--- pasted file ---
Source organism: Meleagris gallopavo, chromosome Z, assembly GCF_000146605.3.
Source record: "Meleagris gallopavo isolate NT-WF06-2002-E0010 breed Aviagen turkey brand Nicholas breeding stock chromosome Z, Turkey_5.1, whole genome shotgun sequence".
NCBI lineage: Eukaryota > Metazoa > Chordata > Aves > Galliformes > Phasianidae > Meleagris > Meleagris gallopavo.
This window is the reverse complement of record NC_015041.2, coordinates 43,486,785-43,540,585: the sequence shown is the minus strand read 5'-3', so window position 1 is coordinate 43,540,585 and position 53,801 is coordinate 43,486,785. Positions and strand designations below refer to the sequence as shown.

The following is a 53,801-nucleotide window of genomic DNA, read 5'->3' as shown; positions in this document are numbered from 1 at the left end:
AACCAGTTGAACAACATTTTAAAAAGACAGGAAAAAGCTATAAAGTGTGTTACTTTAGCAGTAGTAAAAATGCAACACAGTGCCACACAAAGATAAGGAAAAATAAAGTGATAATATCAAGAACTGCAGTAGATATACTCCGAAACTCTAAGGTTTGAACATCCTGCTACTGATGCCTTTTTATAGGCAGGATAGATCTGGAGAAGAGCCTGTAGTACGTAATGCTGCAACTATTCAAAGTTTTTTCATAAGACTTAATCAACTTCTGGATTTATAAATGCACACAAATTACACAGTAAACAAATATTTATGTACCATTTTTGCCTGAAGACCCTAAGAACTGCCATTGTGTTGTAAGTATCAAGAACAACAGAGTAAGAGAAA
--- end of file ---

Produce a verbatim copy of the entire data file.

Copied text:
Source organism: Meleagris gallopavo, chromosome Z, assembly GCF_000146605.3.
Source record: "Meleagris gallopavo isolate NT-WF06-2002-E0010 breed Aviagen turkey brand Nicholas breeding stock chromosome Z, Turkey_5.1, whole genome shotgun sequence".
NCBI lineage: Eukaryota > Metazoa > Chordata > Aves > Galliformes > Phasianidae > Meleagris > Meleagris gallopavo.
This window is the reverse complement of record NC_015041.2, coordinates 43,486,785-43,540,585: the sequence shown is the minus strand read 5'-3', so window position 1 is coordinate 43,540,585 and position 53,801 is coordinate 43,486,785. Positions and strand designations below refer to the sequence as shown.

The following is a 53,801-nucleotide window of genomic DNA, read 5'->3' as shown; positions in this document are numbered from 1 at the left end:
AACCAGTTGAACAACATTTTAAAAAGACAGGAAAAAGCTATAAAGTGTGTTACTTTAGCAGTAGTAAAAATGCAACACAGTGCCACACAAAGATAAGGAAAAATAAAGTGATAATATCAAGAACTGCAGTAGATATACTCCGAAACTCTAAGGTTTGAACATCCTGCTACTGATGCCTTTTTATAGGCAGGATAGATCTGGAGAAGAGCCTGTAGTACGTAATGCTGCAACTATTCAAAGTTTTTTCATAAGACTTAATCAACTTCTGGATTTATAAATGCACACAAATTACACAGTAAACAAATATTTATGTACCATTTTTGCCTGAAGACCCTAAGAACTGCCATTGTGTTGTAAGTATCAAGAACAACAGAGTAAGAGAAA